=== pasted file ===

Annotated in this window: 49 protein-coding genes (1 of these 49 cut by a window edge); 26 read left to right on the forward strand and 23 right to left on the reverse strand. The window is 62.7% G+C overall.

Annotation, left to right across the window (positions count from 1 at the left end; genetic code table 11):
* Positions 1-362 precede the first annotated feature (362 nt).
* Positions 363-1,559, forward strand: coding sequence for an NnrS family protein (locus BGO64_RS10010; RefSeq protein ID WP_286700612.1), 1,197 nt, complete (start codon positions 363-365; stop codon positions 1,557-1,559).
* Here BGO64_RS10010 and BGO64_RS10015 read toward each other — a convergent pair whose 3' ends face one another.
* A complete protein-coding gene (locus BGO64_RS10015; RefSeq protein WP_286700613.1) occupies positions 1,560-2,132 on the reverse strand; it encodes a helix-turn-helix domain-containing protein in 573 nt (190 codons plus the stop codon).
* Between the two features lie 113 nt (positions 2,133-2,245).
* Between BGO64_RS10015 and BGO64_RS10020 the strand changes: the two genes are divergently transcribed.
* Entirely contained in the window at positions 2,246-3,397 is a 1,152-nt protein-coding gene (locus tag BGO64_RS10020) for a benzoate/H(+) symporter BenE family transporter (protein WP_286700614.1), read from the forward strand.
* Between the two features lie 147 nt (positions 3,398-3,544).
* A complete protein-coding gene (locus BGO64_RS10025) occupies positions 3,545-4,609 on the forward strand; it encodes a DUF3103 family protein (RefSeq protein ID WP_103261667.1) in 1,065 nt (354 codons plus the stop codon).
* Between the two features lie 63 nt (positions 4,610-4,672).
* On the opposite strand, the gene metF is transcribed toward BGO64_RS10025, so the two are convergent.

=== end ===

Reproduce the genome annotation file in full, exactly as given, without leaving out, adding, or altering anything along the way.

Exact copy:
Annotated in this window: 49 protein-coding genes (1 of these 49 cut by a window edge); 26 read left to right on the forward strand and 23 right to left on the reverse strand. The window is 62.7% G+C overall.

Annotation, left to right across the window (positions count from 1 at the left end; genetic code table 11):
* Positions 1-362 precede the first annotated feature (362 nt).
* Positions 363-1,559, forward strand: coding sequence for an NnrS family protein (locus BGO64_RS10010; RefSeq protein ID WP_286700612.1), 1,197 nt, complete (start codon positions 363-365; stop codon positions 1,557-1,559).
* Here BGO64_RS10010 and BGO64_RS10015 read toward each other — a convergent pair whose 3' ends face one another.
* A complete protein-coding gene (locus BGO64_RS10015; RefSeq protein WP_286700613.1) occupies positions 1,560-2,132 on the reverse strand; it encodes a helix-turn-helix domain-containing protein in 573 nt (190 codons plus the stop codon).
* Between the two features lie 113 nt (positions 2,133-2,245).
* Between BGO64_RS10015 and BGO64_RS10020 the strand changes: the two genes are divergently transcribed.
* Entirely contained in the window at positions 2,246-3,397 is a 1,152-nt protein-coding gene (locus tag BGO64_RS10020) for a benzoate/H(+) symporter BenE family transporter (protein WP_286700614.1), read from the forward strand.
* Between the two features lie 147 nt (positions 3,398-3,544).
* A complete protein-coding gene (locus BGO64_RS10025) occupies positions 3,545-4,609 on the forward strand; it encodes a DUF3103 family protein (RefSeq protein ID WP_103261667.1) in 1,065 nt (354 codons plus the stop codon).
* Between the two features lie 63 nt (positions 4,610-4,672).
* On the opposite strand, the gene metF is transcribed toward BGO64_RS10025, so the two are convergent.